Health Benefits of Rutabaga

‌Rutabaga, also called Swedish turnip, is a root vegetable that is similar to a turnip. It belongs to the same plant family as cruciferous vegetables like cabbage, broccoli, radish, turnip, and cauliflower.

‌Like all cruciferous vegetables, rutabaga is loaded with nutrients such as vitamins, minerals, fiber, and antioxidants. It’s great for your health, and it’s easy to add to your diet.

What Is Rutabaga?

‌Rutabaga is a root vegetable that is often said to be a cross between a turnip and a cabbage. Although it has a strong, pungent flavor and an earthy smell, it tastes milder than a turnip when raw. When cooked, rutabagas taste slightly sweet, savory, and buttery like sweet potatoes but with a little bitter flavor. 

Rutabagas look similar to turnips. They are brownish-yellow or purple on the outside and yellow or white on the inside. They are generally seen in Chinese, Japanese, Indian, Scandinavian, European, British, and American cuisines, and they are widely used vegetables because of their high nutrient content. 

Rutabaga Nutrition

‌Rutabagas are an excellent source of vitamins, minerals, fiber, antioxidants, and much more. One medium-sized rutabaga of about 386 grams (a little less than a pound) has:‌

  • 143 calories
  • 33.3 grams of carbohydrates
  • 4.17 grams of protein
  • 0.618 grams of fat
  • 8.8 grams of fiber
  • 166 milligrams of calcium 
  • 77.2 milligrams of magnesium
  • 1180 milligrams of potassium
  • 96.5 milligrams of vitamin C
  • 1.16 milligrams of vitamin E

Rutabaga has no trans fat or cholesterol. It is also rich in antioxidants and glucosinolates, which can help prevent health conditions like heart disease and cancer.

Health Benefits of Rutabaga

Rutabagas offer plenty of health benefits, including:

High in fiber. They’re an ideal source of roughage in your diet. Eating rutabagas can regulate your bowel movements and help you maintain a healthy gut. Including high-fiber foods in your diet can also help prevent colorectal cancer.

Low in calories. Adding rutabagas to your meals can help with weight loss, which can help prevent long-term (chronic) conditions such as diabetes and cardiovascular disorders.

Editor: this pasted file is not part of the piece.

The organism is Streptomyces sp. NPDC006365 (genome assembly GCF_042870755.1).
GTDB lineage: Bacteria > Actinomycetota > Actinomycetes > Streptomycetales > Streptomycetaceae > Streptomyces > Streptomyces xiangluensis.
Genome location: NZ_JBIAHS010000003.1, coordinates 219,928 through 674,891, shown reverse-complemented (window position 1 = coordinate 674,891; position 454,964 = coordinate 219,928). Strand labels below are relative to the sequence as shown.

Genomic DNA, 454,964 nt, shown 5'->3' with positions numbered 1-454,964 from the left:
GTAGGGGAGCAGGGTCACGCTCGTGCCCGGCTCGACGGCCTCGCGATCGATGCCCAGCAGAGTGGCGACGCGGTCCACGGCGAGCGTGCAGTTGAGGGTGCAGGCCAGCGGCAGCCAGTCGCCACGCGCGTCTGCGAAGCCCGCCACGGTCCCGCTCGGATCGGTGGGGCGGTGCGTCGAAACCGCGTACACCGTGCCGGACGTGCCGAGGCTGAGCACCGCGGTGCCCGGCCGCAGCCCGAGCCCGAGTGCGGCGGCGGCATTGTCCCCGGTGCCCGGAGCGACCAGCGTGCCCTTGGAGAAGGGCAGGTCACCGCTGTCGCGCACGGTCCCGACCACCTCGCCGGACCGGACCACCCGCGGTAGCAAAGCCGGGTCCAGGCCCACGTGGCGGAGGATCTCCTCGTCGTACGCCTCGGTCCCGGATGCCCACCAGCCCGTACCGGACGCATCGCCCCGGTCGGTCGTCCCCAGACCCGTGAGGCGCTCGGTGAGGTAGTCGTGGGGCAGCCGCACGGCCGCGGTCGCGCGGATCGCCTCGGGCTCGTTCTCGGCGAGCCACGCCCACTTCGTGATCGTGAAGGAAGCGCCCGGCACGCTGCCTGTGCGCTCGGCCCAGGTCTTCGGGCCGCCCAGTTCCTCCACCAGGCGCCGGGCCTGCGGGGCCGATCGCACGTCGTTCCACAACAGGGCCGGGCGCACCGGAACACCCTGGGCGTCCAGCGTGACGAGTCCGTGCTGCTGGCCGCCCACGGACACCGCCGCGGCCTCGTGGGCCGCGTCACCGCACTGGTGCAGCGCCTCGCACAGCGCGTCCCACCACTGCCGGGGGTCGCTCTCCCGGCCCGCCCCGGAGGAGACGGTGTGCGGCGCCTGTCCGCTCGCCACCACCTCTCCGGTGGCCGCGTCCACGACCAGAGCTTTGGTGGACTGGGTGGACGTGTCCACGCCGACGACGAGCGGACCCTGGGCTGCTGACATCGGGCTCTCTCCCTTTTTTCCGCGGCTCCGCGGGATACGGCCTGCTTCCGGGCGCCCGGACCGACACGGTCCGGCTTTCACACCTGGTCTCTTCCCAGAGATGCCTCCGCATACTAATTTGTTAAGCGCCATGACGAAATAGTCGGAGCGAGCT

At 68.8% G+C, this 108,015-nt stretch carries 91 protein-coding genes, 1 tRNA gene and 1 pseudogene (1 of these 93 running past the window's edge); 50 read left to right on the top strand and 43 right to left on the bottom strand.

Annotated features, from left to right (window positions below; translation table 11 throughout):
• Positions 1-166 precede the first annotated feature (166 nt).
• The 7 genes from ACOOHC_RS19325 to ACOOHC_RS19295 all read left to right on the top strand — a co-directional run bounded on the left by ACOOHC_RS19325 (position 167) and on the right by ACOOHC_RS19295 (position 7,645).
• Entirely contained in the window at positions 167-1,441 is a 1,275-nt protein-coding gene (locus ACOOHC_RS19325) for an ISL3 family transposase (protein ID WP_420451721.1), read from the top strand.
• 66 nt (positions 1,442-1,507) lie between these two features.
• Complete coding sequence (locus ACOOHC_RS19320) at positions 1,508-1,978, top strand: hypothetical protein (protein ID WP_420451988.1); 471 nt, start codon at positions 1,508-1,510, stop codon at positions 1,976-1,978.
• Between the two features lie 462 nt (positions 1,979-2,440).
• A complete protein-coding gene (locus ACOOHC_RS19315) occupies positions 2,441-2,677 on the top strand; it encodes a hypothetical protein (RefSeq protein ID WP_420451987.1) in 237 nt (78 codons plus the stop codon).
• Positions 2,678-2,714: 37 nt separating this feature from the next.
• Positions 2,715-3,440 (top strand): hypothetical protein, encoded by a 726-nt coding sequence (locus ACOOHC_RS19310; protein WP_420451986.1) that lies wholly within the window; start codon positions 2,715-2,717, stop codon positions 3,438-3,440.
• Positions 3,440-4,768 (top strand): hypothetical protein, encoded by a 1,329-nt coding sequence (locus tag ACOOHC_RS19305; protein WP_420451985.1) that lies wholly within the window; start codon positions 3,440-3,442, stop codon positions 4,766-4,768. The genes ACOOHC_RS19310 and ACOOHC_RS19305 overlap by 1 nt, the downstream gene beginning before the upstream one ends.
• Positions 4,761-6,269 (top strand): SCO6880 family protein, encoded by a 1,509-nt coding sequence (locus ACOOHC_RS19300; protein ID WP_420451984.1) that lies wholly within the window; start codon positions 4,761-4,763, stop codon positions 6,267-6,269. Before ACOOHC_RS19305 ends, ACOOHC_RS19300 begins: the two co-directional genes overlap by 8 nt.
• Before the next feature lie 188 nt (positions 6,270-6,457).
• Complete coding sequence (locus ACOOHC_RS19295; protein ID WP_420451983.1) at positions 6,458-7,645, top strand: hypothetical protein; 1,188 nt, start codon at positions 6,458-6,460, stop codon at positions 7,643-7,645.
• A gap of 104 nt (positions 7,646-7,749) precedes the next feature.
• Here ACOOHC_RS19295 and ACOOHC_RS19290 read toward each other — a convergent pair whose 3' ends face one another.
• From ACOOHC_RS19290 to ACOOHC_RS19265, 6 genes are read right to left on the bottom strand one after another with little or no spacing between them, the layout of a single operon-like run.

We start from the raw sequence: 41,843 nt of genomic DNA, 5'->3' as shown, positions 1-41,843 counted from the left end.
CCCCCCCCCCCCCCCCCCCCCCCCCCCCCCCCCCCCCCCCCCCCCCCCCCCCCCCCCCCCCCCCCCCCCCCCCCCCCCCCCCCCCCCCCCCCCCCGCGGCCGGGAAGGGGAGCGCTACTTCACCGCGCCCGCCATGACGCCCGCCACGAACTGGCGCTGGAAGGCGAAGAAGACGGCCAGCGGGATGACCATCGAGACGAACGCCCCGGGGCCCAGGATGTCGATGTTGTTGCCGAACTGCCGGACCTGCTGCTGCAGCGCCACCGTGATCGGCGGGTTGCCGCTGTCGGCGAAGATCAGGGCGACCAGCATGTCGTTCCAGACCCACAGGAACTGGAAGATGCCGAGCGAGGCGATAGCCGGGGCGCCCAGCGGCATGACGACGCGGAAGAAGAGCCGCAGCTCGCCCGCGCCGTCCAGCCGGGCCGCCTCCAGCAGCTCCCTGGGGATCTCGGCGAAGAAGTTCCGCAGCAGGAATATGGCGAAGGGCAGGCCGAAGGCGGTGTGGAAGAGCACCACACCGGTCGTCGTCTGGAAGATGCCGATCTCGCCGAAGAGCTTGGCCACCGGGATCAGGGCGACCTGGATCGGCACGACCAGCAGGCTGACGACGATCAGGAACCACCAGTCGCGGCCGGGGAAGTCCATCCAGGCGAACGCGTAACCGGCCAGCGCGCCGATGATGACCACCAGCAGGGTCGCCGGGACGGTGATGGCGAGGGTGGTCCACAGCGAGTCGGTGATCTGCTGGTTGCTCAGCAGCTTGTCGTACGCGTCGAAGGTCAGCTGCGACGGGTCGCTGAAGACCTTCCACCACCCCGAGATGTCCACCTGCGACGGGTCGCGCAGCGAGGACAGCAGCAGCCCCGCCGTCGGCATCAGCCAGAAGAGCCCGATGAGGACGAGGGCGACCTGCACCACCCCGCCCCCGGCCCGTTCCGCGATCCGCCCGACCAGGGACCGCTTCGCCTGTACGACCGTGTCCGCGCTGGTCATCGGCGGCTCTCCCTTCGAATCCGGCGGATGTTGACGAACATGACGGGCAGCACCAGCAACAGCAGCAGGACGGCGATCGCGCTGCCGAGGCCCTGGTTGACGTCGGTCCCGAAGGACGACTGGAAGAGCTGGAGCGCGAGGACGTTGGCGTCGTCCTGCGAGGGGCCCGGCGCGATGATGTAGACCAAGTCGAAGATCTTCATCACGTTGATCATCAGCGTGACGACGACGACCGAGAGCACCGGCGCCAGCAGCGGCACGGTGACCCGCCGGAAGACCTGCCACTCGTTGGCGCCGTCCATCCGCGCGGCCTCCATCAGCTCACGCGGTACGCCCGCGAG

High in potassium. Your body needs potassium to keep your nervous system and muscles working as best they can.  It also helps maintain blood pressure, protect against stroke, and prevent kidney stones.

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Rich in vitamin C. Vitamin C is essential for your immune system and nervous system. It also assists in collagen formation, which helps maintain your skin and slows aging.

Contains antioxidants. Rutabagas are rich in antioxidants such as carotenoids and vitamins C and E. Antioxidants can help reverse oxidative damage to your cells and prevent chronic health problems. They help you stay healthy by protecting your immune system and organs from free radicals.

Helps prevent cancer. Rutabagas have glucosinolates, chemical compounds with sulfur that give cruciferous vegetables their distinct flavor. In your body, they break down into compounds that help fight cancer.

Health Risks of Rutabaga

‌Although rutabagas have many health benefits, they must be eaten in moderation. They can cause discomfort if you have irritable bowel syndrome or allergies related to cruciferous vegetables. If this is the case, talk to your doctor before adding them to your diet.

Adding Rutabaga to Your Diet

‌Rutabagas are a great low-calorie substitute for foods in your regular diet. Try: ‌

  • Rutabaga and sweet potato mash
  • Rutabaga puree
  • Boiled rutabaga
  • Rutabaga fries
  • Oven-roasted vegetables with gravy
  • Rutabaga and parsnip soup
  • Vegetable casserole
  • Salad with grated rutabaga

Make sure that you wash them and remove the skin before cooking or eating.

WebMD Medical Reference

Sources

SOURCES:

Arabian Journal of Chemistry: “Chemical characterization, antioxidant properties and enzyme inhibition of Rutabaga root’s pulp and peel (Brassica napus L.).”

‌Louis Bonduelle Foundation: “Rutabaga.”

National Cancer Institute: “Cruciferous Vegetables and Cancer Prevention.”

U.S. Department of Agriculture: “Rutabagas, raw.”

© 2020 WebMD, LLC. All rights reserved.

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